What to compare "All in the Timing" to? It's off-putting, perhaps, to liken it to scat singing or Bach. After all, this is from the author of the fascinating and puzzling "Venus in Fur", done at the Rep in 2013. David Ives' work returns to town at St. Louis Actors' Studio in the form of six one-act plays. In every one of them, all comedies, Ives plays with the concept of time - but in very different ways.
His primary tool is words - words and one of those little hand bells seen decades ago on hotels' front desks. The way he uses them in some of these pieces really is reminiscent of music without notes, the rhythm, the repetition - for example in "Sure Thing", the opening piece about two people, Emily Baker and Ben Ritchie, who meet in a coffee shop. After a while, the rhythm sweeps along like a stream. A rocky stream, perhaps, it's certainly not snooze-inducing, but it's certainly apparent.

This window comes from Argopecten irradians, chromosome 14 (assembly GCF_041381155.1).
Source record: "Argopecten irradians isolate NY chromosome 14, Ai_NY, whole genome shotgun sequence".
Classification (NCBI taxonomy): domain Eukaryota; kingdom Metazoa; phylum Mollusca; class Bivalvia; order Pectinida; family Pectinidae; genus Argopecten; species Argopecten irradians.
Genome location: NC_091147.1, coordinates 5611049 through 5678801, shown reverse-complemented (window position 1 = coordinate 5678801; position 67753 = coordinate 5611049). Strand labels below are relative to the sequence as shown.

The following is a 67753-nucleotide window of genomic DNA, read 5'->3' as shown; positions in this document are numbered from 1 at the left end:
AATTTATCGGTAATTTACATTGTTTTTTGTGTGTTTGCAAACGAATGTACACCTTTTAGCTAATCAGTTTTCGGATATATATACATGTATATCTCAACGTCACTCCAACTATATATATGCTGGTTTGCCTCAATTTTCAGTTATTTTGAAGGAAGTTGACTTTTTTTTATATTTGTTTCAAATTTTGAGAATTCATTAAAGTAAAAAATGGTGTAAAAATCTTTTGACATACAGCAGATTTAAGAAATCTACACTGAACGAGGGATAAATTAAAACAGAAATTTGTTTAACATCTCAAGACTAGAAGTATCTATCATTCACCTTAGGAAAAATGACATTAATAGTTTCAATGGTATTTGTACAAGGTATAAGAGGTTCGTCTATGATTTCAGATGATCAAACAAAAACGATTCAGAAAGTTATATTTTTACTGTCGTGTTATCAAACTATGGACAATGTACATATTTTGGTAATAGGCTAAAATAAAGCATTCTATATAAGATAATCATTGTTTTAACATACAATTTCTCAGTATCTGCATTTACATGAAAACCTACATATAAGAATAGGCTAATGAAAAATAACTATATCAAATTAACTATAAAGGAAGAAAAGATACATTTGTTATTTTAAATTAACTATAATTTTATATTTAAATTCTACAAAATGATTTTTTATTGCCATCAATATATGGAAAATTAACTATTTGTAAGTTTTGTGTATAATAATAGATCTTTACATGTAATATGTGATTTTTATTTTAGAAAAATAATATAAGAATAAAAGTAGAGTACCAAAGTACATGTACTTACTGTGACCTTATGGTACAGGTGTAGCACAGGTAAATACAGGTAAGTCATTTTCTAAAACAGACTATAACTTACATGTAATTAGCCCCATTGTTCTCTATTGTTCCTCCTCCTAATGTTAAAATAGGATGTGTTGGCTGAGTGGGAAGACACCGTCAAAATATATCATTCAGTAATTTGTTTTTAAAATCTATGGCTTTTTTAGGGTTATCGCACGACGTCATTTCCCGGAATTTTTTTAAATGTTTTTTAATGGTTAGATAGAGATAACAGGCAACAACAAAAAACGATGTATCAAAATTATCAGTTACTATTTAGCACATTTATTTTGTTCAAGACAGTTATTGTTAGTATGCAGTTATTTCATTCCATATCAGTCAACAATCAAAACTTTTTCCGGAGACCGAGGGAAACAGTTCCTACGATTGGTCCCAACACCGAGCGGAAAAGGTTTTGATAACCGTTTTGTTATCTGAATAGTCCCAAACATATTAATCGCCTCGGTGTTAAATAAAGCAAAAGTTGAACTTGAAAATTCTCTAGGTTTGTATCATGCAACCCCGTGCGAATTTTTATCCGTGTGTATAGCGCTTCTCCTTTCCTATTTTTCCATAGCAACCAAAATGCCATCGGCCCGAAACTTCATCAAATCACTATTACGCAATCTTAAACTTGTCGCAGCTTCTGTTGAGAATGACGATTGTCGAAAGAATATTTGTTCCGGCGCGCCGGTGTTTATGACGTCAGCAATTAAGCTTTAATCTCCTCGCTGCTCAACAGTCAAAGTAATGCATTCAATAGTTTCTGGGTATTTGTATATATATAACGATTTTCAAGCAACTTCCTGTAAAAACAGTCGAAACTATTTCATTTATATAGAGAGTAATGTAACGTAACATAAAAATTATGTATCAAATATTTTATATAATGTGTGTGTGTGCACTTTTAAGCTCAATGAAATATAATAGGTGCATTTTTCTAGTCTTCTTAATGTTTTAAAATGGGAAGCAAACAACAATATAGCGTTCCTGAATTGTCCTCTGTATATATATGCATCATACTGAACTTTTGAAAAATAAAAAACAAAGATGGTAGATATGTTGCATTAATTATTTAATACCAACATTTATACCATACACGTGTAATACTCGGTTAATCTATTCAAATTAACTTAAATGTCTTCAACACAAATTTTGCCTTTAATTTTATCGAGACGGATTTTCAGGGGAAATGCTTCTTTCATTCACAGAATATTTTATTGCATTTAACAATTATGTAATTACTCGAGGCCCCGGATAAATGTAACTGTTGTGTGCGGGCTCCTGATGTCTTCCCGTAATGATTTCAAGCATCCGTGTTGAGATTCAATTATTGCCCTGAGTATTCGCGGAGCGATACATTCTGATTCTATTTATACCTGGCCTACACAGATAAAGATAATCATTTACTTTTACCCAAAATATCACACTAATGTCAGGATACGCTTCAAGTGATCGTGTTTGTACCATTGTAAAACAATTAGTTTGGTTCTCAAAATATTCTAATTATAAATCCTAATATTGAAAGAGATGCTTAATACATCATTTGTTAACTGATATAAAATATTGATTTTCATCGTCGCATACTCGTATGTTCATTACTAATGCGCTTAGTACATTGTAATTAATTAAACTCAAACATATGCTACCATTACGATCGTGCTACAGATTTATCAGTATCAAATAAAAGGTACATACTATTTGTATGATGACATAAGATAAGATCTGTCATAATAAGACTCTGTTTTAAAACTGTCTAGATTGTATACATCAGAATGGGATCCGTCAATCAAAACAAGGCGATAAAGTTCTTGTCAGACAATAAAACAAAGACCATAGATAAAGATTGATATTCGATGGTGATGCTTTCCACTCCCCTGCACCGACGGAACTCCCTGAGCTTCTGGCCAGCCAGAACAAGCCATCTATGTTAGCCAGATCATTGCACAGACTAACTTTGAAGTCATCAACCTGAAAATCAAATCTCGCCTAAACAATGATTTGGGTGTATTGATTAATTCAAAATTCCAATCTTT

Physical comedy prevails in "Words, Words, Words", bringing Ritchie, Michelle Hand and Shaun Sheley into a lab where they are chimpanzees that an optimistic researcher is hoping will write Hamlet. The language wafts between ape and English. (Swift, played by Ritchie, uses a particularly charming Bronx accent.) Another riff of words arrives with "The Universal Language" with Baker paired this time with Sheley. The rapidity of the dialogue is like scat singing without the melody, semi-comprehensible and fun. Overall, it's an excellent ensemble working with a deeply complicated script, and they carry it off almost flawlessly.
Patrick Huber's set pays homage to the famous Dali melting watch, time dissolving rather than just slipping away, a constant reminder of what we're going through. His lighting, more subtle, works well, too. Elizabeth Hellman's direction keeps things moving smoothly and gives impeccable timing.
It's a fine, sophisticated piece of work. It's even funnier if you know who Phillip Glass is.
All in the Timing
through October 5
St. Louis Actors' Studio